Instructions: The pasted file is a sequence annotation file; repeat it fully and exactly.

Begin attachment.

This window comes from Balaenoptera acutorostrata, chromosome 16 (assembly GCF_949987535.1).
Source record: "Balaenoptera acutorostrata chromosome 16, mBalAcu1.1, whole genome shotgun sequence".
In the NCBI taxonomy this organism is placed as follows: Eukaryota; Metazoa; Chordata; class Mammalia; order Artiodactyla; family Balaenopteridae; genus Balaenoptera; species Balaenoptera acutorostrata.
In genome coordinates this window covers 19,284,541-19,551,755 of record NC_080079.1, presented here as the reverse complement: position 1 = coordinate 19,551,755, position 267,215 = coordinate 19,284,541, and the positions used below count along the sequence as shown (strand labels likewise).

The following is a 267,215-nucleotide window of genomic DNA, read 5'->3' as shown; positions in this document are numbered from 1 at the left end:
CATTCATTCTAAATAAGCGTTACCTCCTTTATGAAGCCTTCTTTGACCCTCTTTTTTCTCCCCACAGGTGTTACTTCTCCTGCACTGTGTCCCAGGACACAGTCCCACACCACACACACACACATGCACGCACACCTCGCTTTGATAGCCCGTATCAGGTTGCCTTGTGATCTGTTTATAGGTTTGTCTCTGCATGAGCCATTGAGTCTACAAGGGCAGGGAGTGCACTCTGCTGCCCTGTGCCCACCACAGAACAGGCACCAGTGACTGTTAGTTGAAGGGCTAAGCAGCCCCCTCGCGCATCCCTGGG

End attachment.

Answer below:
This window comes from Balaenoptera acutorostrata, chromosome 16 (assembly GCF_949987535.1).
Source record: "Balaenoptera acutorostrata chromosome 16, mBalAcu1.1, whole genome shotgun sequence".
In the NCBI taxonomy this organism is placed as follows: Eukaryota; Metazoa; Chordata; class Mammalia; order Artiodactyla; family Balaenopteridae; genus Balaenoptera; species Balaenoptera acutorostrata.
In genome coordinates this window covers 19,284,541-19,551,755 of record NC_080079.1, presented here as the reverse complement: position 1 = coordinate 19,551,755, position 267,215 = coordinate 19,284,541, and the positions used below count along the sequence as shown (strand labels likewise).

The following is a 267,215-nucleotide window of genomic DNA, read 5'->3' as shown; positions in this document are numbered from 1 at the left end:
CATTCATTCTAAATAAGCGTTACCTCCTTTATGAAGCCTTCTTTGACCCTCTTTTTTCTCCCCACAGGTGTTACTTCTCCTGCACTGTGTCCCAGGACACAGTCCCACACCACACACACACACATGCACGCACACCTCGCTTTGATAGCCCGTATCAGGTTGCCTTGTGATCTGTTTATAGGTTTGTCTCTGCATGAGCCATTGAGTCTACAAGGGCAGGGAGTGCACTCTGCTGCCCTGTGCCCACCACAGAACAGGCACCAGTGACTGTTAGTTGAAGGGCTAAGCAGCCCCCTCGCGCATCCCTGGG